Stomach talk: How a sustainable diet can stave off hunger and diabetes |

Stomach talk: How a sustainable diet can stave off hunger and diabetes |

Kristen Maksa

You Hungry. It’s only been two hours since I had breakfast, so you can grab a quick snack until lunch. Two hours after lunch, you feel hungry again. What is this? You snack to take you until the next meal.

The human body can be as complex as the universe, but with all its intricate details, there are some basic needs that if they are met, you can go far to keep it healthy and happy. One, a healthy diet, can make the difference between thriving and dealing with major health issues, including feeling hungry all the time.

The mechanism of hunger, that gurgle from an empty stomach, is your body’s way of groaning for what it needs: good grade fuel to keep you active, thinking clearly and feeling healthy. Generally, a meal will keep your stomach occupied for a few hours by breaking down food using acid chemistry and enzymes into a pulpal mess called chyme and gradually passing the chyme into the small intestine via contractions.

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Once the food is out, the contractions that push the food along the way begin to sweep away any remaining undigested food. A grumble begins when the undigested portions of food are gone and the stomach releases a hormone called ghrelin. This signals to the brain that it is time to eat. You obey, and the process begins all over again.

To make this process work optimally, your daily diet should include 15-16% protein, 46-48% carbohydrates, 34-35% fat, 25-30 grams of fiber and 91-120 ounces of water each day. The problem starts when you overlook your RDA of each of these and only gets worse when you eat refined carbohydrates.

“Carbs are not your enemy,” says Cecilia Chapman, a registered dietitian and diabetes care education specialist at Mission of Mercy Arizona, a nonprofit clinic in Phoenix. “Carbohydrates are essential to good health. The problem is that we tend to get those carbs that are devoid of nutrients and low in fiber.”

Carbohydrates such as candy, cookies, soda and juice. A food made with white flour or processed sugar. These are empty carbs because they impart energy but they don’t add any value to your body and over time can affect the health of your pancreas. To make matters worse, you’ll be hungry in half the time than if you ate something nutritious.

Chapman explained, “When you eat carbs, what happens is that the body uses these carbs as energy, which is what we need to live and think, for our heart to beat, for the muscles to work. So when we choose carbs, we need to choose the best, the best. These are fruits and vegetables that are full of vitamins. And minerals and fibres. And they also have water, which is very important.”

Chapman provides clinics for the American Diabetes Foundation in Phoenix and teaches people with diabetes how to eat. She maintains that life on losing carbohydrates is not sustainable.

“One of the things I tell people is when you eat something, think about it,” Chapman said. “Like an orange versus a candy bar, an orange will be more beneficial to your body than a candy bar because of the vitamins, minerals and energy for your body. In contrast, that candy bar has energy. Yes it is. So, too, is the fat. But the nutrients are missing, so all you get are empty calories that will add to your weight without any benefits.”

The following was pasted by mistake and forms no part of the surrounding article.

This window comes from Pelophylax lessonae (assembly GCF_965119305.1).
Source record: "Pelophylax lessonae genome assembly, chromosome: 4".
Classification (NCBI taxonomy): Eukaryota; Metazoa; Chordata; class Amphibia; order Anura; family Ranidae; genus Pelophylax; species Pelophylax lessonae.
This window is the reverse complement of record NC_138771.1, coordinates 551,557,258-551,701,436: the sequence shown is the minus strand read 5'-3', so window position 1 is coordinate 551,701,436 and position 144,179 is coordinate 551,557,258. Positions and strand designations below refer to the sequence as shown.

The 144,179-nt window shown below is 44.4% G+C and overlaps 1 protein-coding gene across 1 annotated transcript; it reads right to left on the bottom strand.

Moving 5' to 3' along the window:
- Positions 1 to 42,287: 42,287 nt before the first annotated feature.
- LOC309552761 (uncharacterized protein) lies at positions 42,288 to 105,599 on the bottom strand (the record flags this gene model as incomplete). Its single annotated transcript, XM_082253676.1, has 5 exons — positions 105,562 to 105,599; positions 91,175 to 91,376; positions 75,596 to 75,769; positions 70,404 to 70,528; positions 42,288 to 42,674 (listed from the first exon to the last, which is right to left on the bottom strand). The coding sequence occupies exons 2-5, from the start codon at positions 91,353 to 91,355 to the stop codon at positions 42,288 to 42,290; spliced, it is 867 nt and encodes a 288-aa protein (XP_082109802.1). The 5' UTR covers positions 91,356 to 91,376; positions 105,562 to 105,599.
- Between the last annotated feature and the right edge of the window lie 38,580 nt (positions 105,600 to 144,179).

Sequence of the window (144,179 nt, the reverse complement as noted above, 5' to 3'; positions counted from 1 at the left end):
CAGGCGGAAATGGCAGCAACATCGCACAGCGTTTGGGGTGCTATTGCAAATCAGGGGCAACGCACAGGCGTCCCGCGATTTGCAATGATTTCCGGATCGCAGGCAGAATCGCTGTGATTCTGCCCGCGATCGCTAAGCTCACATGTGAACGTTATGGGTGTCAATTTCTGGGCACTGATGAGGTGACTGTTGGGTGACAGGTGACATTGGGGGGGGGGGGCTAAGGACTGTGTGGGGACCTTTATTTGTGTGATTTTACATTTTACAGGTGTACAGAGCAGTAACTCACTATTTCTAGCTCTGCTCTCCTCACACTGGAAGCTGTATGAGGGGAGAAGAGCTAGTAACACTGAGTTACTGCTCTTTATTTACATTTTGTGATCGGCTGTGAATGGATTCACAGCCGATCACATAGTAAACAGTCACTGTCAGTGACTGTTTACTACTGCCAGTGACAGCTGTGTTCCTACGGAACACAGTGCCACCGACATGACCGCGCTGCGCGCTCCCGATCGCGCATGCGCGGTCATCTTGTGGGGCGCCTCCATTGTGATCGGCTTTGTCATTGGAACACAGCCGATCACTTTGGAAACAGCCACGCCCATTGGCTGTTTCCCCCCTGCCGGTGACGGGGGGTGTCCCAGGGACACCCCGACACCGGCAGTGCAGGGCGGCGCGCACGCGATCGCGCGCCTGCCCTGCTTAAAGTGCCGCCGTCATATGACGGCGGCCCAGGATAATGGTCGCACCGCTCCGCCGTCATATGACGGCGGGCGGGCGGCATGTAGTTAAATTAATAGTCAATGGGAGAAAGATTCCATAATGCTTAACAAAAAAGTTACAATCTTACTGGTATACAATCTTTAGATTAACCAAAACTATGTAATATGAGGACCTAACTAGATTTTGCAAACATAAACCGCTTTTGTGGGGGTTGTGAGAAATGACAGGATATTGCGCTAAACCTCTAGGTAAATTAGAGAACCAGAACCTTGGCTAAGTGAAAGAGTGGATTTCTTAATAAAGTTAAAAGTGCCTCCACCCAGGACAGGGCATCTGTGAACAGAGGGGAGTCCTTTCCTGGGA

Eating a lot of empty carbs may eventually lead to the decimation of beta cells in the pancreas, Chapman said. Beta cells produce and release the insulin needed to lower blood sugar levels in the body. Without enough insulin, you could develop type 2 diabetes, which is twice as likely as it was 10 years ago. age and gender do not matter; Pediatricians have reported seeing signs in their patients. About 10% of the Arizona population has been diagnosed with diabetes. Many people are not diagnosed.

“People tell me, ‘I don’t feel bad, so I should be fine,'” Chapman said. “You can be healthy and have no idea you have diabetes. The key is to get tested. See your doctor on a regular basis.”

Chapman continued, “Most patients, once diagnosed, studies show they may have had diabetes for at least five years without knowing. And during those five years that they developed diabetes without knowing, they don’t take care of themselves and it damages their bodies.”

By the time type 2 diabetes is diagnosed, Chapman said your pancreas may have burned up to half of the beta cells in it. This means that your pancreas has to work harder to produce the required insulin.

“Anyone can live without problems with 50% insulin, but they have to make changes,” Chapman said. “If they don’t start making changes or start taking care of themselves with oral medications, they will reach the point of needing insulin. This it’s the truth.”

The best way to prevent type 2 diabetes is to know your risks: having a family member with diabetes (especially a sibling), being overweight, not being physically active, and having a baby weighing 9 pounds or more (gestational diabetes). Then, eat sustainably, exercise, and get regular checkups.

“Good food can get your blood sugar under control and your health back to what it should be,” Chapman said.

Eliminating or significantly reducing sources of sugar can make a big difference. In the American diet, soda, energy, sports drinks, and desserts are in that order. Chapman suggested replacing sugary drinks with water.

“And of course it’s not easy,” Chapman admitted. “But once you do that and get more active and make sure you’re going to the doctor, these three things will make a huge difference.”

A difference could mean not feeling hungry all the time.

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